Scientists to inject fuel in experimental fusion device
Scientists in northeast Germany were poised to flip the switch Wednesday on an experiment they hope will advance the quest for nuclear fusion, considered a clean and safe form of nuclear power.
UPDATE: Scientists in Germany switch on nuclear fusion experiment
Researchers at the Max Planck Institute in Greifswald planned to inject a tiny amount of hydrogen and heat it until it becomes a super-hot gas known as plasma, mimicking conditions inside the sun.
It's part of a world-wide effort to harness nuclear fusion, a process in which atoms join at extremely high temperatures and release large amounts of energy.
Advocates acknowledge that the technology is probably many decades away, but argue that—once achieved—it could replace fossil fuels and conventional nuclear fission reactors.
Construction has already begun in southern France on ITER, a huge international research reactor that uses a strong electric current to trap plasma inside a doughnut-shaped device long enough for fusion to take place. The device, known as a tokamak, was conceived by Soviet physicists in the 1950s and is considered fairly easy to build, but extremely difficult to operate.
The team in Greifswald, a port city on Germany's Baltic coast, is focused on a rival technology invented by the American physicist Lyman Spitzer in 1950. Called a stellarator, the device has the same doughnut shape as a tokamak but uses a complicated system of magnetic coils instead of a current to achieve the same result.
The Greifswald device should be able to keep plasma in place for much longer than a tokamak, said Thomas Klinger, who heads the project.
"The stellarator is much calmer," he said in a telephone interview. "It's far harder to build, but easier to operate."
Known as the Wendelstein 7-X stellarator, or W7-X, the 400-million-euro ($435 million) device was first fired up in December using helium, which is easier to heat. Helium also has the advantage of "cleaning" any minute dirt particles left behind during the construction of the device.
David Anderson, a professor of physics at the University of Wisconsin who isn't involved in the project, said the project in Greifswald looks promising so far.
"The impressive results obtained in the startup of the machine were remarkable," he said in an email. "This is usually a difficult and arduous process. The speed with which W7-X became operational is a testament to the care and quality of the fabrication of the device and makes a very positive statement about the stellarator concept itself. W7-X is a truly remarkable achievement and the worldwide fusion community looks forward to many exciting results."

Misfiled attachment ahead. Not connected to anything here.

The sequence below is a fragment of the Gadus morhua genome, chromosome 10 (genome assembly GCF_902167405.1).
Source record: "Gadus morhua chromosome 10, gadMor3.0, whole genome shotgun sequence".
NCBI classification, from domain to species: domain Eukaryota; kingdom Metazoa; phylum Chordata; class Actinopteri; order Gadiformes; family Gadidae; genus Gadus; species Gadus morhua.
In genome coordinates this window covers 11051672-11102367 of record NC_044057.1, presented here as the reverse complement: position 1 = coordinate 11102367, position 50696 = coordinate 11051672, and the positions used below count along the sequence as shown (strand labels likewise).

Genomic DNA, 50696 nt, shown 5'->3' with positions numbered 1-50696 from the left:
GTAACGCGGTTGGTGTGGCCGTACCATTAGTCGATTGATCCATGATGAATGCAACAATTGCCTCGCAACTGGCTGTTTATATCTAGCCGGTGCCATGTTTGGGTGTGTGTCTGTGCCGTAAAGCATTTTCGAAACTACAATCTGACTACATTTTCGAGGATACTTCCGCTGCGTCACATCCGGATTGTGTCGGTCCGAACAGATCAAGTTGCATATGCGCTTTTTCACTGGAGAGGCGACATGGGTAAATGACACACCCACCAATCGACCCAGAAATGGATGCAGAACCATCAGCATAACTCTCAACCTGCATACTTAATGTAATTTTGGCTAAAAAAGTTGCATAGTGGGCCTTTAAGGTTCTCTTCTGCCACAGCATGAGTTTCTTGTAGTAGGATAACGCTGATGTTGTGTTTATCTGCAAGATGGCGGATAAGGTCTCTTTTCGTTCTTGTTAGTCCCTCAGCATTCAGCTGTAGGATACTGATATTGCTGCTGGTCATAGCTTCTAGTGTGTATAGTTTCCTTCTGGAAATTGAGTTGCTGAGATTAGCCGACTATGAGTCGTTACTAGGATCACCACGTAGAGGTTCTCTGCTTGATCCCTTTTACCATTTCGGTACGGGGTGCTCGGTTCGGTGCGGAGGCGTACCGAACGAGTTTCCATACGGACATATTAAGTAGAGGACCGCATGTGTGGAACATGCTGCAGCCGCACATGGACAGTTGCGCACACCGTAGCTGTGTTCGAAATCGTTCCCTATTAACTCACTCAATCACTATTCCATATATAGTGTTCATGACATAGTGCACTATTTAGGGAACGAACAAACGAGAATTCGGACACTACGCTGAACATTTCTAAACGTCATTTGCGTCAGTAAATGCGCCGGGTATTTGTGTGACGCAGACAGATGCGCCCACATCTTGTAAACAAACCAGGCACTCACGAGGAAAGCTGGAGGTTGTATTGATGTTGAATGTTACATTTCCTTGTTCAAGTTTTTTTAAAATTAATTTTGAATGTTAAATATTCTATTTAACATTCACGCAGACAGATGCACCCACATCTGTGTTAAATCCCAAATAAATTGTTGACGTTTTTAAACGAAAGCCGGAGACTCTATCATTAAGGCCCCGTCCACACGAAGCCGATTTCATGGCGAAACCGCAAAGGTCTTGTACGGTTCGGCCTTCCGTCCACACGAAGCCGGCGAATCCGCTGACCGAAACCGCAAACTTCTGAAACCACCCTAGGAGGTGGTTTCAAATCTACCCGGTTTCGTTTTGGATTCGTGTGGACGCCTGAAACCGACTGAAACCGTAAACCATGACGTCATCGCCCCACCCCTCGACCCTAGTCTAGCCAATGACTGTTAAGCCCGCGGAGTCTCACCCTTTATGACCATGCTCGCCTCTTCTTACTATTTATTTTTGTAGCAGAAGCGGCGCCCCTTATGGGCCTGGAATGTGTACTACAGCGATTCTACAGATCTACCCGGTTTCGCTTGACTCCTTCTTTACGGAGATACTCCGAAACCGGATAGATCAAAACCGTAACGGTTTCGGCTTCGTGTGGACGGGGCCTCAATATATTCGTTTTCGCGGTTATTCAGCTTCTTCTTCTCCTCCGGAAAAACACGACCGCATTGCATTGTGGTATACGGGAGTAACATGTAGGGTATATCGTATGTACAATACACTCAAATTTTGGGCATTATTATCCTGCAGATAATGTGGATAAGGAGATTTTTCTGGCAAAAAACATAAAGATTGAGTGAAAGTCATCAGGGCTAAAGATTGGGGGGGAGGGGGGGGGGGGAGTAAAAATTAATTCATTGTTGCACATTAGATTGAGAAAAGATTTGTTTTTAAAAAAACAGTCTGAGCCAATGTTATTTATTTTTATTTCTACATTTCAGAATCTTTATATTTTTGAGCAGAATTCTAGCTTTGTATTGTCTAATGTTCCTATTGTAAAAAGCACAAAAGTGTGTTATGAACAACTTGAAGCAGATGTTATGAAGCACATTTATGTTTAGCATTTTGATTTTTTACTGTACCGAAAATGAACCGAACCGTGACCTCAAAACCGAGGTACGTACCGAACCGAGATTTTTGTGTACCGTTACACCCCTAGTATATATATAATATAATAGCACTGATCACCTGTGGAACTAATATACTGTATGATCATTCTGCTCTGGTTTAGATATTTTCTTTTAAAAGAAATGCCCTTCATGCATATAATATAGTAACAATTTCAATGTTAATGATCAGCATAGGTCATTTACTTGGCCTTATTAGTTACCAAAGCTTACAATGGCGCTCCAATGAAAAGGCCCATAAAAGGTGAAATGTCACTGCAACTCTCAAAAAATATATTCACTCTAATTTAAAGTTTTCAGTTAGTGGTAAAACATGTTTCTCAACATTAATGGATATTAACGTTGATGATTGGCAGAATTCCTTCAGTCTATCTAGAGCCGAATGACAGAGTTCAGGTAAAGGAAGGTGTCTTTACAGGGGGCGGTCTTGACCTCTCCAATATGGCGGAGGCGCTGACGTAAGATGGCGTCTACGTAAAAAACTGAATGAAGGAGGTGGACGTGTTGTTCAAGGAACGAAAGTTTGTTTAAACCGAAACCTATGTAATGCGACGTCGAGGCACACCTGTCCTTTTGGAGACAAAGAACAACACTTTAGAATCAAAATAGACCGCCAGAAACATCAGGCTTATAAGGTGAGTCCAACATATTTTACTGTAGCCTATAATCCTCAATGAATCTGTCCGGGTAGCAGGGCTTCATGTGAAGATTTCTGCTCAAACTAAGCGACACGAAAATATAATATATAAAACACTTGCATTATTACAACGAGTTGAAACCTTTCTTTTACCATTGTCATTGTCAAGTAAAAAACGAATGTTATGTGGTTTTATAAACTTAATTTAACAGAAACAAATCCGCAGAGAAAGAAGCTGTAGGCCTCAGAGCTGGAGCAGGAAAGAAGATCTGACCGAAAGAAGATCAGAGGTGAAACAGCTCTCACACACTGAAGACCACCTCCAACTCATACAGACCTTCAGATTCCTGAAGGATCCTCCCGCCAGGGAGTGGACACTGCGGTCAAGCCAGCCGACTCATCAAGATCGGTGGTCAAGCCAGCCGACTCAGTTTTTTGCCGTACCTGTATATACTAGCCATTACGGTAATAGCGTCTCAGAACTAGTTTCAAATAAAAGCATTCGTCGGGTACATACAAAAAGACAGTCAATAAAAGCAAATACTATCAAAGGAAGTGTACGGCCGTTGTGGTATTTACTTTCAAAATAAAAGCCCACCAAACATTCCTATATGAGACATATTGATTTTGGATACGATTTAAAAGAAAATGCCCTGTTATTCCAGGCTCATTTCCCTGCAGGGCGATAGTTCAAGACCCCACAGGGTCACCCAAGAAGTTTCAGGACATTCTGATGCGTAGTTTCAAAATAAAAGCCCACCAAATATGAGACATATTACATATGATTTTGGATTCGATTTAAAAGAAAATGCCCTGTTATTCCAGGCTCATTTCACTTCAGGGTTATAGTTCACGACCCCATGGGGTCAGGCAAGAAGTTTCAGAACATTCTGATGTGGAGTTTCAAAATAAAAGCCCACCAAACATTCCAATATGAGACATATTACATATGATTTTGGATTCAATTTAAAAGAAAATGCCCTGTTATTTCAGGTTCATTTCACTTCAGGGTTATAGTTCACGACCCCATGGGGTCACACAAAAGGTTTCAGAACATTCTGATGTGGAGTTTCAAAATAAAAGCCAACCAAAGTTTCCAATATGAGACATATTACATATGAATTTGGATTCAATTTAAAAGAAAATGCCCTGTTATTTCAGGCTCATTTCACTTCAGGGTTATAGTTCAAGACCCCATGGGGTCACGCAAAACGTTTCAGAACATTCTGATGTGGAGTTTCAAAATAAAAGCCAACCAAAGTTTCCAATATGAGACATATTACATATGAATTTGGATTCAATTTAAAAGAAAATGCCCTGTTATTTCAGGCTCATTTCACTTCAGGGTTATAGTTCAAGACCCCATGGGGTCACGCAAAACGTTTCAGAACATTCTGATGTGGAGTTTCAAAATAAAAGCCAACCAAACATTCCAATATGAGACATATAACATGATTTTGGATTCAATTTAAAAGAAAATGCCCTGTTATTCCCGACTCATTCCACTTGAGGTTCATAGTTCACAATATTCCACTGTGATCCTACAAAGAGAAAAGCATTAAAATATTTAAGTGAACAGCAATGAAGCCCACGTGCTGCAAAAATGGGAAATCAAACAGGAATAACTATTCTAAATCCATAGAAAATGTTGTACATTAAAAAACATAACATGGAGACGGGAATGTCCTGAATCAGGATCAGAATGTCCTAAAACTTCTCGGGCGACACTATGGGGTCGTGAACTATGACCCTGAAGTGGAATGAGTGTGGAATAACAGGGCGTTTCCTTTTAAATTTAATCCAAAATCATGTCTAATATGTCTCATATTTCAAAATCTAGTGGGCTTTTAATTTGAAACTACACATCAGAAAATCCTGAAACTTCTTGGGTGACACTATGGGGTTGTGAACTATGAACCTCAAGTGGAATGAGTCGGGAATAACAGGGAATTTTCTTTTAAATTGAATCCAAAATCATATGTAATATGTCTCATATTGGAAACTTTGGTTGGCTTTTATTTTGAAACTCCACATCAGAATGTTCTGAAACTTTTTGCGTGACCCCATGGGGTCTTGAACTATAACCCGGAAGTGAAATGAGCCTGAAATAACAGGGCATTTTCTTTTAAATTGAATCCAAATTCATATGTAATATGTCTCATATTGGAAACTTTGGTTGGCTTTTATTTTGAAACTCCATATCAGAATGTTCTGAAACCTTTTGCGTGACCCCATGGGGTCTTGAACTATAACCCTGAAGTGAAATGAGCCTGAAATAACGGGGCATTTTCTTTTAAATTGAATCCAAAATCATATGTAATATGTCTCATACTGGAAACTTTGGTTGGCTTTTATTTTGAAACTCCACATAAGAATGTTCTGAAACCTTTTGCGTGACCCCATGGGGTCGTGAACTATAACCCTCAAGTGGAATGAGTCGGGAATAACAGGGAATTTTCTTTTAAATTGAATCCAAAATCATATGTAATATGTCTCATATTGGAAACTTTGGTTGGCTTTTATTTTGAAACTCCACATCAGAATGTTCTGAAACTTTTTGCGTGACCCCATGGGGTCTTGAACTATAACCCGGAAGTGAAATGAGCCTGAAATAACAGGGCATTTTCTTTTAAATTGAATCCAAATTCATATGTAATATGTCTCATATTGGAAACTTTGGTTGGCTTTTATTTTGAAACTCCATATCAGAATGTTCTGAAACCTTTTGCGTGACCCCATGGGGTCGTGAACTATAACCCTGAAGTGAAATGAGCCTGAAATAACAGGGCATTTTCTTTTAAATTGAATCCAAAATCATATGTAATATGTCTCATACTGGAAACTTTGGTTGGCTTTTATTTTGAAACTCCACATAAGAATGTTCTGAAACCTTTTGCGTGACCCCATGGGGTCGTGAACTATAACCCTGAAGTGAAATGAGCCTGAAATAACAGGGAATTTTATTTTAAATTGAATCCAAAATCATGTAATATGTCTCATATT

While critics have said the pursuit of nuclear fusion is an expensive waste of money that could be better spent on other projects, Germany has forged ahead in funding the Greifswald project, costs for which have reached €1.06 billion euros in the past 20 years if staff salaries are included. Chancellor Angela Merkel, who holds a doctorate in physics, is expected to attend Wednesday's event, which takes place in her constituency.
Over the coming years W7-X, which isn't designed to produce any energy itself, will test many of the extreme conditions such devices will be subjected to if they are ever to generate power, said John Jelonnek, a physicists at the Karlsruhe Institute of Technology, Germany.
Jelonnek's team is responsible for a key component of the device, the massive microwave ovens that will turn hydrogen into plasma, eventually reaching 100 million degrees Celsius (180 million Fahrenheit).
Compared to nuclear fission, which produces huge amounts of radioactive material that will be around for thousands of years, the waste from nuclear fusion would be negligible, he said.
"It's a very clean source of power, the cleanest you could possibly wish for. We're not doing this for us, but for our children and grandchildren."
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